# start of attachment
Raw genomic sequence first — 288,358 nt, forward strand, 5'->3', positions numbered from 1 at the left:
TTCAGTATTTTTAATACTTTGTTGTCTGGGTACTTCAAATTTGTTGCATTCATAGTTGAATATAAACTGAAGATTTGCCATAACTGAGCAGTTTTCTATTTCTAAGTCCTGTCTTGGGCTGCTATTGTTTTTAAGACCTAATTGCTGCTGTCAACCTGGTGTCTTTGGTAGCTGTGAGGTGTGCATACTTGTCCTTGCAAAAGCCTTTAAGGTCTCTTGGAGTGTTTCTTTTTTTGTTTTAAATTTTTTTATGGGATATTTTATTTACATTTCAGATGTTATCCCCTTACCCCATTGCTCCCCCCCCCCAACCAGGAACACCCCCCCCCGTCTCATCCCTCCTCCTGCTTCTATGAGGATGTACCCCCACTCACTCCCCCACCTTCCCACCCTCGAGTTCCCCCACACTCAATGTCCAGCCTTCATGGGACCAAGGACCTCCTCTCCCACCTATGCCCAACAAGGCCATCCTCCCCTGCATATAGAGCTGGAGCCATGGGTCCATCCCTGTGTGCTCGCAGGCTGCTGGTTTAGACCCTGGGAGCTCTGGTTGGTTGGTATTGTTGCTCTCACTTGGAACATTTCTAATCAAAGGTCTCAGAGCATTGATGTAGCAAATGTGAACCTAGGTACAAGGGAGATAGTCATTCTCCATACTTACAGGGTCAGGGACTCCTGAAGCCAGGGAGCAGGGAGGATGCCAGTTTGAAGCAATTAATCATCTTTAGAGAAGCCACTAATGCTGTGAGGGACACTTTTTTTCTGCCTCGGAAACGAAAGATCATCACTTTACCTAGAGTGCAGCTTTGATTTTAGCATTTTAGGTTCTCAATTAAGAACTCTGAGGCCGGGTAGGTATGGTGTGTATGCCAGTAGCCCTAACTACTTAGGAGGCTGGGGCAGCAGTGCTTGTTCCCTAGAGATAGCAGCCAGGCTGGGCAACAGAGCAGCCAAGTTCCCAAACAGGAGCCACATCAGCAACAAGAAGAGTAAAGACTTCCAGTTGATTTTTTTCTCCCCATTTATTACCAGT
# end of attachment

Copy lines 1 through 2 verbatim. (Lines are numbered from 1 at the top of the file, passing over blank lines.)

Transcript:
Raw genomic sequence first — 288,358 nt, forward strand, 5'->3', positions numbered from 1 at the left:
TTCAGTATTTTTAATACTTTGTTGTCTGGGTACTTCAAATTTGTTGCATTCATAGTTGAATATAAACTGAAGATTTGCCATAACTGAGCAGTTTTCTATTTCTAAGTCCTGTCTTGGGCTGCTATTGTTTTTAAGACCTAATTGCTGCTGTCAACCTGGTGTCTTTGGTAGCTGTGAGGTGTGCATACTTGTCCTTGCAAAAGCCTTTAAGGTCTCTTGGAGTGTTTCTTTTTTTGTTTTAAATTTTTTTATGGGATATTTTATTTACATTTCAGATGTTATCCCCTTACCCCATTGCTCCCCCCCCCCAACCAGGAACACCCCCCCCCGTCTCATCCCTCCTCCTGCTTCTATGAGGATGTACCCCCACTCACTCCCCCACCTTCCCACCCTCGAGTTCCCCCACACTCAATGTCCAGCCTTCATGGGACCAAGGACCTCCTCTCCCACCTATGCCCAACAAGGCCATCCTCCCCTGCATATAGAGCTGGAGCCATGGGTCCATCCCTGTGTGCTCGCAGGCTGCTGGTTTAGACCCTGGGAGCTCTGGTTGGTTGGTATTGTTGCTCTCACTTGGAACATTTCTAATCAAAGGTCTCAGAGCATTGATGTAGCAAATGTGAACCTAGGTACAAGGGAGATAGTCATTCTCCATACTTACAGGGTCAGGGACTCCTGAAGCCAGGGAGCAGGGAGGATGCCAGTTTGAAGCAATTAATCATCTTTAGAGAAGCCACTAATGCTGTGAGGGACACTTTTTTTCTGCCTCGGAAACGAAAGATCATCACTTTACCTAGAGTGCAGCTTTGATTTTAGCATTTTAGGTTCTCAATTAAGAACTCTGAGGCCGGGTAGGTATGGTGTGTATGCCAGTAGCCCTAACTACTTAGGAGGCTGGGGCAGCAGTGCTTGTTCCCTAGAGATAGCAGCCAGGCTGGGCAACAGAGCAGCCAAGTTCCCAAACAGGAGCCACATCAGCAACAAGAAGAGTAAAGACTTCCAGTTGATTTTTTTCTCCCCATTTATTACCAGT